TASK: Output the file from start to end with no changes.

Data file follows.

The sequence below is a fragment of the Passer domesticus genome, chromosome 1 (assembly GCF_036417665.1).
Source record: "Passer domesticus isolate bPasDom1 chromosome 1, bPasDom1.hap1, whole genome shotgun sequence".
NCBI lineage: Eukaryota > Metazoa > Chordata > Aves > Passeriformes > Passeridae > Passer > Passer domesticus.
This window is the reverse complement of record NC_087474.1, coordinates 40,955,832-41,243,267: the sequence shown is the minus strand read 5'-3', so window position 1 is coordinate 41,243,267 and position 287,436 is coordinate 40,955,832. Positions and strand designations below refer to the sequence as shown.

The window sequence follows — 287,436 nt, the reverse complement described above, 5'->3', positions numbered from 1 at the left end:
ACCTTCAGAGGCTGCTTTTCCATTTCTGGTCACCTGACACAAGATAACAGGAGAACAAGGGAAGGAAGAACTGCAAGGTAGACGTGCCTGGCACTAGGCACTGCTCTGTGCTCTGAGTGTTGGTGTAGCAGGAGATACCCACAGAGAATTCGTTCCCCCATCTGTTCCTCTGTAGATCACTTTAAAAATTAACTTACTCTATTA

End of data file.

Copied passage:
The sequence below is a fragment of the Passer domesticus genome, chromosome 1 (assembly GCF_036417665.1).
Source record: "Passer domesticus isolate bPasDom1 chromosome 1, bPasDom1.hap1, whole genome shotgun sequence".
NCBI lineage: Eukaryota > Metazoa > Chordata > Aves > Passeriformes > Passeridae > Passer > Passer domesticus.
This window is the reverse complement of record NC_087474.1, coordinates 40,955,832-41,243,267: the sequence shown is the minus strand read 5'-3', so window position 1 is coordinate 41,243,267 and position 287,436 is coordinate 40,955,832. Positions and strand designations below refer to the sequence as shown.

The window sequence follows — 287,436 nt, the reverse complement described above, 5'->3', positions numbered from 1 at the left end:
ACCTTCAGAGGCTGCTTTTCCATTTCTGGTCACCTGACACAAGATAACAGGAGAACAAGGGAAGGAAGAACTGCAAGGTAGACGTGCCTGGCACTAGGCACTGCTCTGTGCTCTGAGTGTTGGTGTAGCAGGAGATACCCACAGAGAATTCGTTCCCCCATCTGTTCCTCTGTAGATCACTTTAAAAATTAACTTACTCTATTA